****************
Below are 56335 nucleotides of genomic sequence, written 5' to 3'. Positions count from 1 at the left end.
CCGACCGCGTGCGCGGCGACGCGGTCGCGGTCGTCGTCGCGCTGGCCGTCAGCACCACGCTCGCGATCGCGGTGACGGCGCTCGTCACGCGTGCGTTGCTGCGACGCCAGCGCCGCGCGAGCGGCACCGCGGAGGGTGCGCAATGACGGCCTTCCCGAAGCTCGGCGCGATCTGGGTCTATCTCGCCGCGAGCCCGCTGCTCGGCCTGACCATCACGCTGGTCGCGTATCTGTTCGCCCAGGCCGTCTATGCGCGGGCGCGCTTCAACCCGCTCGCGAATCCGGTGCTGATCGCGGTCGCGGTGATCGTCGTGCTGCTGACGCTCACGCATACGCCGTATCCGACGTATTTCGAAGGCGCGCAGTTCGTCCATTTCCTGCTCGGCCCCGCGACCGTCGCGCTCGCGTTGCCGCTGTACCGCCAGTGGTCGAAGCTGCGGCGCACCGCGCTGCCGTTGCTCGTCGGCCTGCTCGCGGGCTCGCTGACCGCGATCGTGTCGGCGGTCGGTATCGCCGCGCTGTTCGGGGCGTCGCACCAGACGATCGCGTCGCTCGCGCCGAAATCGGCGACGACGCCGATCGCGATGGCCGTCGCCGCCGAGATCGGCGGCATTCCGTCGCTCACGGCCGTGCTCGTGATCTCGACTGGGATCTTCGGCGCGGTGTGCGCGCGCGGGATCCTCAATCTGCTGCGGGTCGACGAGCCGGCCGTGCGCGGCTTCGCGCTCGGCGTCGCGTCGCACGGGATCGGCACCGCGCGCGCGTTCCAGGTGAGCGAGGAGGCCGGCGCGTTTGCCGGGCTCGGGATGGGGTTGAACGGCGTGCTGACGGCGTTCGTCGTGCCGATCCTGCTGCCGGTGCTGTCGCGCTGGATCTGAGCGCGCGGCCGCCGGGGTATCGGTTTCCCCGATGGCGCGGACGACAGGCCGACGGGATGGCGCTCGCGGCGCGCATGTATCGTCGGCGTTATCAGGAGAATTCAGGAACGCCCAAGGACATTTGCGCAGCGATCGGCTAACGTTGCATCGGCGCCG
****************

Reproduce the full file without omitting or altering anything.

Below are 56335 nucleotides of genomic sequence, written 5' to 3'. Positions count from 1 at the left end.
CCGACCGCGTGCGCGGCGACGCGGTCGCGGTCGTCGTCGCGCTGGCCGTCAGCACCACGCTCGCGATCGCGGTGACGGCGCTCGTCACGCGTGCGTTGCTGCGACGCCAGCGCCGCGCGAGCGGCACCGCGGAGGGTGCGCAATGACGGCCTTCCCGAAGCTCGGCGCGATCTGGGTCTATCTCGCCGCGAGCCCGCTGCTCGGCCTGACCATCACGCTGGTCGCGTATCTGTTCGCCCAGGCCGTCTATGCGCGGGCGCGCTTCAACCCGCTCGCGAATCCGGTGCTGATCGCGGTCGCGGTGATCGTCGTGCTGCTGACGCTCACGCATACGCCGTATCCGACGTATTTCGAAGGCGCGCAGTTCGTCCATTTCCTGCTCGGCCCCGCGACCGTCGCGCTCGCGTTGCCGCTGTACCGCCAGTGGTCGAAGCTGCGGCGCACCGCGCTGCCGTTGCTCGTCGGCCTGCTCGCGGGCTCGCTGACCGCGATCGTGTCGGCGGTCGGTATCGCCGCGCTGTTCGGGGCGTCGCACCAGACGATCGCGTCGCTCGCGCCGAAATCGGCGACGACGCCGATCGCGATGGCCGTCGCCGCCGAGATCGGCGGCATTCCGTCGCTCACGGCCGTGCTCGTGATCTCGACTGGGATCTTCGGCGCGGTGTGCGCGCGCGGGATCCTCAATCTGCTGCGGGTCGACGAGCCGGCCGTGCGCGGCTTCGCGCTCGGCGTCGCGTCGCACGGGATCGGCACCGCGCGCGCGTTCCAGGTGAGCGAGGAGGCCGGCGCGTTTGCCGGGCTCGGGATGGGGTTGAACGGCGTGCTGACGGCGTTCGTCGTGCCGATCCTGCTGCCGGTGCTGTCGCGCTGGATCTGAGCGCGCGGCCGCCGGGGTATCGGTTTCCCCGATGGCGCGGACGACAGGCCGACGGGATGGCGCTCGCGGCGCGCATGTATCGTCGGCGTTATCAGGAGAATTCAGGAACGCCCAAGGACATTTGCGCAGCGATCGGCTAACGTTGCATCGGCGCCG